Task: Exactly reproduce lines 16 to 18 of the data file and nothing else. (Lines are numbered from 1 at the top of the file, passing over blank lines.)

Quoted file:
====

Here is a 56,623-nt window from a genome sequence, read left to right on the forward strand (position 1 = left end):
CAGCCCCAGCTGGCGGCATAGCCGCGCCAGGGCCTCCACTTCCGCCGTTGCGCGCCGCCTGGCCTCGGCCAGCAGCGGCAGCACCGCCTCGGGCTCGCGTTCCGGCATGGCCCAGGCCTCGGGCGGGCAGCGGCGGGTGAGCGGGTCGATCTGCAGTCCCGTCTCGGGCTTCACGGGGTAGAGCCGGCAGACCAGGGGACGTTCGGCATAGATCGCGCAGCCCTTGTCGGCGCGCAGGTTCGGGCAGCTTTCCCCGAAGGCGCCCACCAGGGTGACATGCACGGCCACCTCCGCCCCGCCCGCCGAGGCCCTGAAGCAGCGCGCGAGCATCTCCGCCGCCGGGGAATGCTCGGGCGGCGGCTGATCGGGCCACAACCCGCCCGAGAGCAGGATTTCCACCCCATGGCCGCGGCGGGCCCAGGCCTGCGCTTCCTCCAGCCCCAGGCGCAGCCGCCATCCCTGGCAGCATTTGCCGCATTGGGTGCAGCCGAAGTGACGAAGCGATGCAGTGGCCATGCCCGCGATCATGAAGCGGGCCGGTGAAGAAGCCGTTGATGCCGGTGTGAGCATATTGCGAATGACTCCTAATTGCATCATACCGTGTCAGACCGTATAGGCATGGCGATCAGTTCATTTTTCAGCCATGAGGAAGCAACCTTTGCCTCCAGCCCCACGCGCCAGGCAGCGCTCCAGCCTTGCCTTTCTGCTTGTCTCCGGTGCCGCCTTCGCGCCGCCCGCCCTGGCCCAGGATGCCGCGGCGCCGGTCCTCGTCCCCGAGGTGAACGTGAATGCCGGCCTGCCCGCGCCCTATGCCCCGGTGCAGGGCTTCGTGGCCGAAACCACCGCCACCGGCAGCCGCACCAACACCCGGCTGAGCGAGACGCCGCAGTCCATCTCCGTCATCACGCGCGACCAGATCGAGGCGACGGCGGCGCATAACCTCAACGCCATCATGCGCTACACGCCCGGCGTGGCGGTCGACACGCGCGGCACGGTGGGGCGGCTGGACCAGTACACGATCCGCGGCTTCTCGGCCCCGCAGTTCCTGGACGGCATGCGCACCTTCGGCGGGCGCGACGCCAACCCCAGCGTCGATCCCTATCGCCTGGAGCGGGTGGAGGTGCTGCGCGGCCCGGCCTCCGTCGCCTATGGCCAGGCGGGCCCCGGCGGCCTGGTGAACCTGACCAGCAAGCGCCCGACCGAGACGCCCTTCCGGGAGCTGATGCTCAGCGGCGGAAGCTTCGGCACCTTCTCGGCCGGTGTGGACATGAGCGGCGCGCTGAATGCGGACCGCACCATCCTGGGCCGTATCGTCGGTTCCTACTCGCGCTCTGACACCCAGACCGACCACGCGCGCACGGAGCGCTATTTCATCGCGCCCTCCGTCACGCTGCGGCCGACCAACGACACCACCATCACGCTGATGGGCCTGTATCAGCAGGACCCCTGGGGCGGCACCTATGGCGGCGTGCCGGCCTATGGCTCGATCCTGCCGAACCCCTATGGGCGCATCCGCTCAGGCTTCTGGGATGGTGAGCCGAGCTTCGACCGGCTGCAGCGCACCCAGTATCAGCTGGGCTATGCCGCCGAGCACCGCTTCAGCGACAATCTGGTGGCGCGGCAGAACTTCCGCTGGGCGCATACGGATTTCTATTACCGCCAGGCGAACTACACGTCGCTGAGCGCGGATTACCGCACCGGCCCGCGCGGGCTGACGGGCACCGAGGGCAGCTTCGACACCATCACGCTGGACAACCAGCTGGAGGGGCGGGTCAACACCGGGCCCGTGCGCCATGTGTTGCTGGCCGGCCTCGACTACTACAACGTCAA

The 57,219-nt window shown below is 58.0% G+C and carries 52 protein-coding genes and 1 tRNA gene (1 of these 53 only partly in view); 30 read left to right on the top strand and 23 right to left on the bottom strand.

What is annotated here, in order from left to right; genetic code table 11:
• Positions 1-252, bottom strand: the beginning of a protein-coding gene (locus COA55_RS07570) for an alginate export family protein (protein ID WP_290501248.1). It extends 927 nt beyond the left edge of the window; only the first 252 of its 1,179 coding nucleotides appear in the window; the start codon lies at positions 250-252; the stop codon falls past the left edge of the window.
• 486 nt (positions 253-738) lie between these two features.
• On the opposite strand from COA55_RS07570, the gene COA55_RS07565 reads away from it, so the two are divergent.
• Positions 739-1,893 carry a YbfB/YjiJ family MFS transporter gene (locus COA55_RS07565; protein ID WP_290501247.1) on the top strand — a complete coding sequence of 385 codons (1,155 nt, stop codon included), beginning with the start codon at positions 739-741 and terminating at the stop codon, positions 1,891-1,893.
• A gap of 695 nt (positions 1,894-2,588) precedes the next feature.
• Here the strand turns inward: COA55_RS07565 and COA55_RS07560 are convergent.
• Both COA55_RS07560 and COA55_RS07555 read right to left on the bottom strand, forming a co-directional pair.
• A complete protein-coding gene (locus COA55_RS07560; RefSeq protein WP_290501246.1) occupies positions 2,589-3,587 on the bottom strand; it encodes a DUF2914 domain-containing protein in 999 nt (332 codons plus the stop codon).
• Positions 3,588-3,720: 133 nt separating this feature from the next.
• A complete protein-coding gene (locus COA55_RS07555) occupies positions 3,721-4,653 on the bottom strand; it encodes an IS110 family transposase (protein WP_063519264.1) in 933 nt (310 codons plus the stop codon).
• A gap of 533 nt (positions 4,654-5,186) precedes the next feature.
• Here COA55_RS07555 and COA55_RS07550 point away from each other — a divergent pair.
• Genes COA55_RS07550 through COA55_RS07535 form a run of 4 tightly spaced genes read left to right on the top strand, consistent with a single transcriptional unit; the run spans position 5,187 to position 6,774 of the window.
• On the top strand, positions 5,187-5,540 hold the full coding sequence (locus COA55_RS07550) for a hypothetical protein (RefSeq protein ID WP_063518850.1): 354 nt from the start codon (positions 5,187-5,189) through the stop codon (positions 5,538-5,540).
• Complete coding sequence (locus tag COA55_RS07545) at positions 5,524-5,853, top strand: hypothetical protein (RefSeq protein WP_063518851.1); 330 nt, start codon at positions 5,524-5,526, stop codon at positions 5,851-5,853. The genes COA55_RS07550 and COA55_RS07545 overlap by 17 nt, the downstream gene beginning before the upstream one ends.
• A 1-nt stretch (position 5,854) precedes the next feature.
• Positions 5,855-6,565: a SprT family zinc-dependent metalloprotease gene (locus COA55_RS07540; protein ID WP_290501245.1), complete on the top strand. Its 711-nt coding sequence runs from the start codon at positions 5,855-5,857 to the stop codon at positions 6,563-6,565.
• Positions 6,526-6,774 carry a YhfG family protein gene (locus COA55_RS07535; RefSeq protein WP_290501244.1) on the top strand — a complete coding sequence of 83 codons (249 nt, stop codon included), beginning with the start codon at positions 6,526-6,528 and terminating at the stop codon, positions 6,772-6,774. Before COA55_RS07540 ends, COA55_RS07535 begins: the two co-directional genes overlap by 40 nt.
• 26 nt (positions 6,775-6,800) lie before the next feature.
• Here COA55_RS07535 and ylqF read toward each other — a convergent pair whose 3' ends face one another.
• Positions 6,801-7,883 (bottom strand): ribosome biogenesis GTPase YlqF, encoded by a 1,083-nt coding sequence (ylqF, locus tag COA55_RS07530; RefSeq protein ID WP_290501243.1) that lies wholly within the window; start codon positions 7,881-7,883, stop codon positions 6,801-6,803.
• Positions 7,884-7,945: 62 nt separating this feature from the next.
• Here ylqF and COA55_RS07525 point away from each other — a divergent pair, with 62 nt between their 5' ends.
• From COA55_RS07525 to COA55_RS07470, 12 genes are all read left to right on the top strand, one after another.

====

• Here COA55_RS07555 and COA55_RS07550 point away from each other — a divergent pair.
• Genes COA55_RS07550 through COA55_RS07535 form a run of 4 tightly spaced genes read left to right on the top strand, consistent with a single transcriptional unit; the run spans position 5,187 to position 6,774 of the window.
• On the top strand, positions 5,187-5,540 hold the full coding sequence (locus COA55_RS07550) for a hypothetical protein (RefSeq protein ID WP_063518850.1): 354 nt from the start codon (positions 5,187-5,189) through the stop codon (positions 5,538-5,540).